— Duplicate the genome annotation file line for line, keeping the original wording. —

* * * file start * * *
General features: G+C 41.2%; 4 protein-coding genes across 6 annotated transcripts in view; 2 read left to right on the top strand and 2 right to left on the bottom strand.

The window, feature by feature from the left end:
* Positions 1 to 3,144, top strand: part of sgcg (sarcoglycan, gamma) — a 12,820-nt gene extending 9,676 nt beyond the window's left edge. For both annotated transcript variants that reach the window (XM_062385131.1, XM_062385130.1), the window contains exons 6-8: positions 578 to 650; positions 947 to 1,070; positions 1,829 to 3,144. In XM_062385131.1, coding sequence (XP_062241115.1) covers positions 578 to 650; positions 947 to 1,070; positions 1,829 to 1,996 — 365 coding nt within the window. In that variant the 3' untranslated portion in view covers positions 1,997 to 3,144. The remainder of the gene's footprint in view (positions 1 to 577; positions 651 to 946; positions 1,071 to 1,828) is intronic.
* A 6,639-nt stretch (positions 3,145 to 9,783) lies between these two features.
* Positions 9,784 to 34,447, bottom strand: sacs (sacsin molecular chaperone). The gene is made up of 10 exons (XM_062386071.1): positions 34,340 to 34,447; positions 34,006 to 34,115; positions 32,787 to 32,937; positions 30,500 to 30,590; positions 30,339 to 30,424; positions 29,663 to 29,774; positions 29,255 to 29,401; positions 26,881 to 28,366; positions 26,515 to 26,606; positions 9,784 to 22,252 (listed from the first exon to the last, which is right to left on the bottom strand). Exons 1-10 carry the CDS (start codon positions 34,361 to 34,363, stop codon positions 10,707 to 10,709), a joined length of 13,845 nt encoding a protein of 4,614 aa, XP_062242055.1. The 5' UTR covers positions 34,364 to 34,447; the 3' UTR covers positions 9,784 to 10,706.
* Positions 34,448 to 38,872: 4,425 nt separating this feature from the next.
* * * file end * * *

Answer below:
General features: G+C 41.2%; 4 protein-coding genes across 6 annotated transcripts in view; 2 read left to right on the top strand and 2 right to left on the bottom strand.

The window, feature by feature from the left end:
* Positions 1 to 3,144, top strand: part of sgcg (sarcoglycan, gamma) — a 12,820-nt gene extending 9,676 nt beyond the window's left edge. For both annotated transcript variants that reach the window (XM_062385131.1, XM_062385130.1), the window contains exons 6-8: positions 578 to 650; positions 947 to 1,070; positions 1,829 to 3,144. In XM_062385131.1, coding sequence (XP_062241115.1) covers positions 578 to 650; positions 947 to 1,070; positions 1,829 to 1,996 — 365 coding nt within the window. In that variant the 3' untranslated portion in view covers positions 1,997 to 3,144. The remainder of the gene's footprint in view (positions 1 to 577; positions 651 to 946; positions 1,071 to 1,828) is intronic.
* A 6,639-nt stretch (positions 3,145 to 9,783) lies between these two features.
* Positions 9,784 to 34,447, bottom strand: sacs (sacsin molecular chaperone). The gene is made up of 10 exons (XM_062386071.1): positions 34,340 to 34,447; positions 34,006 to 34,115; positions 32,787 to 32,937; positions 30,500 to 30,590; positions 30,339 to 30,424; positions 29,663 to 29,774; positions 29,255 to 29,401; positions 26,881 to 28,366; positions 26,515 to 26,606; positions 9,784 to 22,252 (listed from the first exon to the last, which is right to left on the bottom strand). Exons 1-10 carry the CDS (start codon positions 34,361 to 34,363, stop codon positions 10,707 to 10,709), a joined length of 13,845 nt encoding a protein of 4,614 aa, XP_062242055.1. The 5' UTR covers positions 34,364 to 34,447; the 3' UTR covers positions 9,784 to 10,706.
* Positions 34,448 to 38,872: 4,425 nt separating this feature from the next.